Abstract

Outcrops of the Stilo-Capo d'Orlando Formation (latest Oligocene-early Miocene) along the southeastern coast of Calabria (southern Italy) expose a cross section, orthogonal to paleoflow, of the proximal part of a turbidite depositional system. Major erosion surfaces cutting into basement rocks define several submarine paleocanyons. Paleocanyon fills consist of large, lenticular conglomerate bodies that are 200-580 m thick and 3-6 km wide.

The best example of these paleocanyons is located near the town of Stilo, where the geometric relationships between paleocanyon fill and adjacent slope deposits are well exposed. At this locality, a 460-m-thick section of conglomerate cuts into the basement and is composed internally of smaller scale channel fills of poorly organized, clast-supported, cobble-to-boulder conglomerate, deposited mainly by high-density turbidity flows. The conglomerate is thickest near Stilo and becomes progressively thinner southward, where a wedge of mudrock intervenes between the basement and the conglomerate. The mudrock wedge is composed of poorly bedded, intensely bioturbated mudstone with slump structures and represents slope deposits. Bedding within the mudrock wedge is better defined in its stratigraphically higher part near the conglomerate body, where thin-bedded, normally graded sandstone layers with climbing ripples, horizontal lamination, and general thickening toward the canyon axis are present. These layers are the deposits of dilute turbidity currents that occasionally spilled over the canyon margins when the depression was nearly filled.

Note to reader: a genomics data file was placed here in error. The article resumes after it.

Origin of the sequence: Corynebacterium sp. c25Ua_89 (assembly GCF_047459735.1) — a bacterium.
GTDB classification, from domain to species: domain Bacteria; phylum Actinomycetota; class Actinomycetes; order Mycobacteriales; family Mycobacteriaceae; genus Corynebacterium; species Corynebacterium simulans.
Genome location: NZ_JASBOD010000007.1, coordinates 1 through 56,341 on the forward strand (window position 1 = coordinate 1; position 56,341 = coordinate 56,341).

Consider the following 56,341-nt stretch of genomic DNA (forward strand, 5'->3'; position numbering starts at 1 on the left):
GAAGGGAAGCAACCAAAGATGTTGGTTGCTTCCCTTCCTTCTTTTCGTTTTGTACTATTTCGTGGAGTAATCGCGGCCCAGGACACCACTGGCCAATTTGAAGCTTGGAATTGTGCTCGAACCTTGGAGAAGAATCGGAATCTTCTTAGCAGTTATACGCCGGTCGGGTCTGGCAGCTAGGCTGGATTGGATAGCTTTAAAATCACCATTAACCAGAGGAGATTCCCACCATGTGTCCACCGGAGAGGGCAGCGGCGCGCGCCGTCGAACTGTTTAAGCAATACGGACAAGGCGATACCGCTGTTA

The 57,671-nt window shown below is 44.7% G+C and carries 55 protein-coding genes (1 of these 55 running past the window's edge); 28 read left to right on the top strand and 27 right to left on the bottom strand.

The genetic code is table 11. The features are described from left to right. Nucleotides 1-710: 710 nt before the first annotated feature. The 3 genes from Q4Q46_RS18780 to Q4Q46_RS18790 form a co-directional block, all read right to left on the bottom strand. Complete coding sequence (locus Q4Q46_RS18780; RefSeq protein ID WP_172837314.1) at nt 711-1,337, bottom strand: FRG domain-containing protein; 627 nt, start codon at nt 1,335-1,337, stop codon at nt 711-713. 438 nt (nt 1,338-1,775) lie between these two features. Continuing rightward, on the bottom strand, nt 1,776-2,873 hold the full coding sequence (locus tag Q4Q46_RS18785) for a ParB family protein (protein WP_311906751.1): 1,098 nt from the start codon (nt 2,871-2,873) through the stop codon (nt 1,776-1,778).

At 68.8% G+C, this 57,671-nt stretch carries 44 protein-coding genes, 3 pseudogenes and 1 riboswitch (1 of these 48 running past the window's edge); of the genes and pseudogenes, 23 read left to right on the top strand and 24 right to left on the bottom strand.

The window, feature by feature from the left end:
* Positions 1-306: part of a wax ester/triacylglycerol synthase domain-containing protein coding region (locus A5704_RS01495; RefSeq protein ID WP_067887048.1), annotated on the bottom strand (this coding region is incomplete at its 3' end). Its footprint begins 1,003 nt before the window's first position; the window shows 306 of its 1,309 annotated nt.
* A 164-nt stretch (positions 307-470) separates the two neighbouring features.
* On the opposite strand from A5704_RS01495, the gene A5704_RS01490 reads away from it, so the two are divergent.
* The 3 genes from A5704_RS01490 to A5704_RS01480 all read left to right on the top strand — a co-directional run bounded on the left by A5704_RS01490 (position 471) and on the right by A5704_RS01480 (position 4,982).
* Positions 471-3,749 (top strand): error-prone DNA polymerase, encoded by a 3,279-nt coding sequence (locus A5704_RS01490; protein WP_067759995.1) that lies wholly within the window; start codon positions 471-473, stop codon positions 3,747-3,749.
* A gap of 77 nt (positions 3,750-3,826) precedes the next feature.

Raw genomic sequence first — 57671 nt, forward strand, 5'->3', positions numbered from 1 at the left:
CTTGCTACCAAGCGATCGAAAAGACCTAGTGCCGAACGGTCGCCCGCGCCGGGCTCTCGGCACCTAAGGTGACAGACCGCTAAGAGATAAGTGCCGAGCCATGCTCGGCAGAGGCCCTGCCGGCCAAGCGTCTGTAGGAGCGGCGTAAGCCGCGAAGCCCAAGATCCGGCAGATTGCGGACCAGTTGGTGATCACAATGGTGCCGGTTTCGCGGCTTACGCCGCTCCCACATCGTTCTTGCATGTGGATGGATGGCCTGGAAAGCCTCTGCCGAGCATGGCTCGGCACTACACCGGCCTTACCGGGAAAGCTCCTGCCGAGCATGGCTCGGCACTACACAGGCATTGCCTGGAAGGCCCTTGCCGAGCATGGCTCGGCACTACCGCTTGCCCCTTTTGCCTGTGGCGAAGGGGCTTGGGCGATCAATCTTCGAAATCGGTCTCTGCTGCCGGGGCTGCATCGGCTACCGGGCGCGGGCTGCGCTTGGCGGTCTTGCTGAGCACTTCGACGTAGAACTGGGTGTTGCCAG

The conglomeratic canyon fill and the adjacent muddy slope deposits are both overlain by a laterally continuous sequence, 160 m thick, composed of two units of fine-grained, thin-bedded turbidites alternating with two units of thicker sandstone and minor pebble-conglomerate beds.

The paleocanyons probably originated as subaerial valleys in response to a major fall in relative sea level at 30 Ma and were later submerged by a combination of relative sea-level rise and concomitant tectonic activity. The sharp transition between coarse-grained, canyon-confined conglomerate and the overlying fine-grained, unconfined thin-bedded turbidites exists throughout southern Calabria and may represent the effect of a significant rise in relative sea level. Two other cycles of relative sea-level changes, probably resulting from local tectonic control, are indicated by the upper part of the Stilo-Capo d'Orlando Formation.

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